In a recent study, U.S. researchers have reprogrammed cells found in circulating blood into cells that are molecularly and functionally indistinguishable from embryonic stem cells, a revolutionary achievement that provides a readily accessible source of stem cells and an alternative to harvesting embryonic stem cells.
The findings were prepublished online in Blood , the official journal of the American Society of Hematology.
Embryonic stem cells have long been coveted for their potential to treat a multitude of diseases as a result of their unique properties of nearly indefinite self-renewal and pluripotency (the ability to develop into any type of cell in the body), but their use has been the subject of political controversy.
"Our findings provide the first proof that cells from human blood can morph into stem cells," said senior study author George Q. Daley, MD, PhD, an investigator for the Howard Hughes Medical Institute at Children's Hospital, Boston. "Making pluripotent stem cells from blood, which is one of the easiest tissues to obtain, provides an easy strategy for generating patient-specific stem cells that are valuable research tools and may one day be used to treat a number of diseases."
To generate induced pluripotent stem cells (dubbed iPS cells), blood was collected from a 26-year-old male donor. From the blood sample, the researchers isolated CD34+ cells, a type of stem cell that produces only blood cells, and cultured them in growth factors for six days to increase their number.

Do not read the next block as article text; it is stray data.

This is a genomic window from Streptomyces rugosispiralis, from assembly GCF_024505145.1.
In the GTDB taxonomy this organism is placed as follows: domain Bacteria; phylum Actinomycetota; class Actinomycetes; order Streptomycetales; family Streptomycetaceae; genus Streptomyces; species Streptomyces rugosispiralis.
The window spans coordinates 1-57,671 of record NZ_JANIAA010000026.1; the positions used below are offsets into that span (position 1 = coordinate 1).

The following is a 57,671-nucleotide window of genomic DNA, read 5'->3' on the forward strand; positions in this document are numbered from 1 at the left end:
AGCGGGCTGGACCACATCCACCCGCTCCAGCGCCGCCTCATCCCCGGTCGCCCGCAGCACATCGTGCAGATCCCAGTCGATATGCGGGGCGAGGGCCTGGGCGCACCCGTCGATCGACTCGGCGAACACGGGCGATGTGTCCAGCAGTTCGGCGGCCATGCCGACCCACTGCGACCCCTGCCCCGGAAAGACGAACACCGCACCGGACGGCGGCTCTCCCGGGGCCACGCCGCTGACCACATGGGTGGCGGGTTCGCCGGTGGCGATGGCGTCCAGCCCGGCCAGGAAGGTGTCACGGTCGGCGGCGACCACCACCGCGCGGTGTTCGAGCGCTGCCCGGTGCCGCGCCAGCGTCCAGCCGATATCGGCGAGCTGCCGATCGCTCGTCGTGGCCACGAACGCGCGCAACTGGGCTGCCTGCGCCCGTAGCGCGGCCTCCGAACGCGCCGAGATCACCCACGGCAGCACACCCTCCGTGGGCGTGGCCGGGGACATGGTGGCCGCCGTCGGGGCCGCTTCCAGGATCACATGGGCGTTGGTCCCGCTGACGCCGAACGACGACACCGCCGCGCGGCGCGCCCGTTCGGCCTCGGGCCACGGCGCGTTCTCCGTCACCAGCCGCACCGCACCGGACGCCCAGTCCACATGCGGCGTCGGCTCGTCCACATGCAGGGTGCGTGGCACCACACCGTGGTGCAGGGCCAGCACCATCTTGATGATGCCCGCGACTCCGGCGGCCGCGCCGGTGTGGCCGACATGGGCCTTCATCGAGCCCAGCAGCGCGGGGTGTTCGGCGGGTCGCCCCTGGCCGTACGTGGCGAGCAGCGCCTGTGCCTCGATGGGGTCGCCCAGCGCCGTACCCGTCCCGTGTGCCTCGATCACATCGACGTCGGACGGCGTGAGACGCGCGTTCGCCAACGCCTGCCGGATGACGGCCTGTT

During the culture, the scientists infected the CD34+ cells with viruses carrying reprogramming factors, genes normally expressed in embryonic stem cells that can reset the blood cells to an embryonic state. Colonies of cells exhibiting physical characteristics similar to embryonic stem (ES) cells appeared about two weeks after the procedure. To determine whether these cells were also functionally similar to ES cells, the scientists analyzed the CD34+ iPS cell lines to see if they had acquired stem cell "markers," the unique combination of proteins that coat the cells' surface and distinguish them from other types of cells. Indeed, the iPS cell lines expressed the same markers as ES cells and further shared the capacity to differentiate into a variety of specialized cell types.
In vitro, the iPS cells readily developed into clusters of cells called embryoid bodies from which cells of virtually any type can develop. These differentiated cells expressed genes for all three embryonic germ layers (the tissues from which all other tissue types in the body develop) and also produced myeloid and granulocyte colonies (types of white blood cells).
The group confirmed that the reprogrammed cells had acquired ES cell characteristics by injecting the newly reprogrammed cells into immunodeficient mice. The cells successfully generated well-differentiated teratomas, benign masses containing all three embryonic germ layers, including respiratory, bone, and neural tissue.
"Not only has this work identified a new programmable cell type, but the cells are easy to obtain and analyze in many research laboratories and bone marrow transplantation centers around the world," said Grover C. Bagby, MD, Professor of Medicine and Molecular and Medical Genetics at Oregon Health and Science University, who is not affiliated with the study. "These findings will immediately enhance the pace of laboratory research in this field and will ultimately help to determine whether iPS cells have a therapeutic potential equivalent to that of embryonic stem cells."